The results seem to legitimize the continued use of the extracts in the order of microbial infections. The inhibition of growth of the test organisms, that are known to cause nosocomial infections and displaying multidrug resistant to most antibiotics and non-antibiotic antimicrobial agents, legitimize the continued application of these plants in public and traditional medical practice. Studies should therefore be done in order to know the active phytochemical constituent of the extracts and appraise their effectiveness in vitro so that they can be combined and joinery production begins in serious.

Acknowledgements
Footnotes
References
  • 1. Parekh J, Chanda S. In vitro screening of antibacterial activity of aqueous and alcoholic extracts of various Indian plant species against selected pathogens from Enterobacteriaceae. Afr J Microbiol Res. 2007; 1(6) : 92 -9
  • 2. Sharma A, Verma R, Ramteke P. Antibacterial activity of some medicinal plants used by tribals against UTI causing pathogens. World Appl Sci J. 2009; 7(3) : 332 -9
  • 3. Chanda S, Nair R. Activity of some medicinal plants against certain pathogenic bacterial strains. Indian J Pharmacol. 2006; 38(2) : 142
  • 4. Sobrado MA, Greaves ED. Leaf secretion composition of the mangrove species Avicennia germinans (L.) in relation to salinity: a case study by using total-reflection X-ray fluorescence analysis. Plant Science. 2000; 159(1) : 1 -5 [PubMed]
  • 5. Suarez N, Medina E. Salinity effects on leaf ion composition and salt secretion rate in Avicennia germinans (L.) L. Braz J Plant Physiol. 2008; 20(2) : 131 -40
  • 6. Owolabi OJ, Omogbai EK, Obasuyi O. Antifungal and antibacterial activities of the ethanolic and aqueous extract of Kigelia africana (Bignoniaceae) stem bark. Afr J Biotechnol. 2007; 6(14) : 1677 -80
  • 7. Nostro A, Germano MP, D'Angelo V, Marino A, Cannatelli MA. Extraction methods and bioautography for evaluation of medicinal plant antimicrobial activity. Lett Appl Microbiol. 2000; 30(5) : 379 -84 [PubMed]
  • 8. Khalil R, Li Z. Antimicrobial activity of essential oil of Salvia officinalis L. collected in Syria. Afr. JBiotechnol. 2013; 10(42) : 8397 -402
  • 9. Elgayyar M, Draughon FA, Golden DA, Mount JR. Antimicrobial activity of essential oils from plants against selected pathogenic and saprophytic microorganisms. J Food Prot. 2001; 64(7) : 1019 -24 [PubMed]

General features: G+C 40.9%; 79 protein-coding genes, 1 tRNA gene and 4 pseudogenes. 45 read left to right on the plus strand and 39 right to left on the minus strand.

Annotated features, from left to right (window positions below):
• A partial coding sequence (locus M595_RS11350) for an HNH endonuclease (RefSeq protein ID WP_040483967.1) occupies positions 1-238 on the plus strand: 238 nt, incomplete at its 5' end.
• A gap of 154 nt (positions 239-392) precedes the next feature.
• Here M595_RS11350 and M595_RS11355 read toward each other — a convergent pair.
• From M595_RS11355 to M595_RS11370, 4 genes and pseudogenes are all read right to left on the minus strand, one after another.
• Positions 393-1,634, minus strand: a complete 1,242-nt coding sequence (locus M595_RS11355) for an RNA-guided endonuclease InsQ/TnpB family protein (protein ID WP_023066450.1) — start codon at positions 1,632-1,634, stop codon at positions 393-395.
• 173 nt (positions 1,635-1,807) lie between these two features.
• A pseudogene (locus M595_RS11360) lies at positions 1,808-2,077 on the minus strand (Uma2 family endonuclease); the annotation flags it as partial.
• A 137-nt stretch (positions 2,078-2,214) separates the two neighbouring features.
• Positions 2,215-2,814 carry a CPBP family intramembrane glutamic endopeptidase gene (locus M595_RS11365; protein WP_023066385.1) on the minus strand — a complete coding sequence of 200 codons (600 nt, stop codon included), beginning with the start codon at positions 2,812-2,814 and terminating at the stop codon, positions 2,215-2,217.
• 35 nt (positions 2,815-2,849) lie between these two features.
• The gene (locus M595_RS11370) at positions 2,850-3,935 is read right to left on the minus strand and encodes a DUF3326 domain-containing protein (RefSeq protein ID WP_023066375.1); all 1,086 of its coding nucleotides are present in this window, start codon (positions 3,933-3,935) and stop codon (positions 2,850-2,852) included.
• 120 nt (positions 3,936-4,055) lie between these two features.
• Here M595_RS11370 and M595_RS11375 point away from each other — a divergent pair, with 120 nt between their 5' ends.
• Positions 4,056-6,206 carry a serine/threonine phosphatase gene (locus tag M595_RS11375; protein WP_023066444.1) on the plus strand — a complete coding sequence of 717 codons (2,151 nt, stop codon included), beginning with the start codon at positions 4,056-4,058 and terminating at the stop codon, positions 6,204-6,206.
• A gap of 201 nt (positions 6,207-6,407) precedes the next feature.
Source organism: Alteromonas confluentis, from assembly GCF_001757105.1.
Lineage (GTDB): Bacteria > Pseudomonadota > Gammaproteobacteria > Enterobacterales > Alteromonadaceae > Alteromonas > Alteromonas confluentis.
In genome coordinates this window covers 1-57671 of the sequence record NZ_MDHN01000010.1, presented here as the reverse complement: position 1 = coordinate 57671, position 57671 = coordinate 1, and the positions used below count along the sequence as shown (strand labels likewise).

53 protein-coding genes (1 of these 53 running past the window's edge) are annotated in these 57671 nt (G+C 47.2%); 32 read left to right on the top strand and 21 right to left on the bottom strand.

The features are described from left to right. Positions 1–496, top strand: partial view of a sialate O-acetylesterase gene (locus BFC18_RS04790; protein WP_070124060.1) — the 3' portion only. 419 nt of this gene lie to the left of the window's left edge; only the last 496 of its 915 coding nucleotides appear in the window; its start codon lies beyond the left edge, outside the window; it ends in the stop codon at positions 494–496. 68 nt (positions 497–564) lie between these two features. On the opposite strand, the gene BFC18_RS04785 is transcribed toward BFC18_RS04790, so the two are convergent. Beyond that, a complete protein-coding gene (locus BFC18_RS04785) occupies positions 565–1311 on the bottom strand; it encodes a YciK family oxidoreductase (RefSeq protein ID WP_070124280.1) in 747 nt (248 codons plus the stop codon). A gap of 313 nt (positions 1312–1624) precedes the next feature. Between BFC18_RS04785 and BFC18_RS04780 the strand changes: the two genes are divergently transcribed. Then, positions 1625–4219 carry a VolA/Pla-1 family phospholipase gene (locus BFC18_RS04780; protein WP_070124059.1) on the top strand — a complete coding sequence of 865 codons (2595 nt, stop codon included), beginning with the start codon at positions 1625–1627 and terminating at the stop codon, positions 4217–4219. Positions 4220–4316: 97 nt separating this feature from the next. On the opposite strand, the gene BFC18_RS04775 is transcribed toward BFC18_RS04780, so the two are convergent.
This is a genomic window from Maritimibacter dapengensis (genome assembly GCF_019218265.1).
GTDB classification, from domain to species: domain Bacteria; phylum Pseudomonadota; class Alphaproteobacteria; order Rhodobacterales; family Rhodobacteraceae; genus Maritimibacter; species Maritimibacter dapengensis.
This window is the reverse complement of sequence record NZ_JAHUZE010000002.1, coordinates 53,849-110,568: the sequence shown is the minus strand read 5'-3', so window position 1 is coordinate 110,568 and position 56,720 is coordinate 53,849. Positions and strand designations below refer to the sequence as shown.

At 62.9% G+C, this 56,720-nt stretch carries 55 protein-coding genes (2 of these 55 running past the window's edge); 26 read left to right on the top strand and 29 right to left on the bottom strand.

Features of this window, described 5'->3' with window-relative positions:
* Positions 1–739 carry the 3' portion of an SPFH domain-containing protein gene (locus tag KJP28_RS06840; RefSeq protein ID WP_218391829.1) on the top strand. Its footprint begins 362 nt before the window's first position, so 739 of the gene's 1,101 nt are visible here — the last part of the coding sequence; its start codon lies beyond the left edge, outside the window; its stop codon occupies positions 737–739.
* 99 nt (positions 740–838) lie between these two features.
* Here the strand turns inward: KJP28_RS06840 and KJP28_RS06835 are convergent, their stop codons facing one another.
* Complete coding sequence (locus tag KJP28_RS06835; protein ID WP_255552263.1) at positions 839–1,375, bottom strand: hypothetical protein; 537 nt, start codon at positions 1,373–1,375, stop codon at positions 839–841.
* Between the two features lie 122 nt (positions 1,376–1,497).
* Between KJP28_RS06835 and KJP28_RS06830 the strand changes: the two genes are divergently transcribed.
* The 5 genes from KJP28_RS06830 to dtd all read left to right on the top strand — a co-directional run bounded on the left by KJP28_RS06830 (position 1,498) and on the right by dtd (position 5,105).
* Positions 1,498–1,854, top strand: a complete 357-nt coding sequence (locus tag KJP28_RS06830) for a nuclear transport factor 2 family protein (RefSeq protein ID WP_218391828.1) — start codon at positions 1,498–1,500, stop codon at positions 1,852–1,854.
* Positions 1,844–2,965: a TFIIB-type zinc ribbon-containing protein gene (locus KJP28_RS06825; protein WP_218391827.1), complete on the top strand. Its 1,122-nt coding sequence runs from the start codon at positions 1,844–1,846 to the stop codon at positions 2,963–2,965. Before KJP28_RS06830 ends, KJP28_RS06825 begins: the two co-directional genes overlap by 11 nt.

• 10. Owolabi OJ, Omogbai EK. Analgesic and anti-inflammatory activities of the ethanolic stem bark extract of Kigelia africana (Bignoniaceae). Afr J Biotechnol. 2007; 6(5) : 582 -5
  • 11. Nwinyi O, Chinedu S, Ajani O. Antibacterial effects of extracts of Ocimum gratissimum and piper guineense on Escherichia coli and Staphylococcus aureus. Afr J Biotechnol. 2009; 3(1) : 22 -5
  • 12. Kareem S, Akpan I, Ojo O. Antimicrobial activities of Calotropis procera on selected pathogenic microorganisms. African journal of biomedical research. 2008; 11(1) : 105 -10
  • 13. Mann A, Banso A, Clifford LC. An antifungal property of crude plant extracts from Anogeissus leiocarpus and Terminalia avicennioides. Tanzan J Health Res. 2008; 10(1) : 34 -8 [PubMed]
  • 14. Yazdi FT, Behbahani BA, Mortazavi A. Investigating the Minimum Inhibitory Concentration (MIC) and Minimum Bactericidal Concentration (MBC) of the Lavandula stoechas L. and Rosmarinus officinalis L. extracts on pathogen bacterias “in vitro”. J Paramed Sci. 2014; 5(2) : 91 -101
  • 15. Ekpo M, Etim P. Antimicrobial activity of ethanolic and aqueous extracts of Sida acuta on microorganisms from skin infections. J Med Plants Res. 2009; 3(9) : 621 -4
  • 16. El-Mahmood A, Doughari J, Chanji F. In vitro antibacterial activities of crude extracts of Nauclea latifolia and Daniella oliveri. Sci Res Essay. 2008; 3(3) : 102 -5
  • COMMENTS

    LEAVE A COMMENT HERE: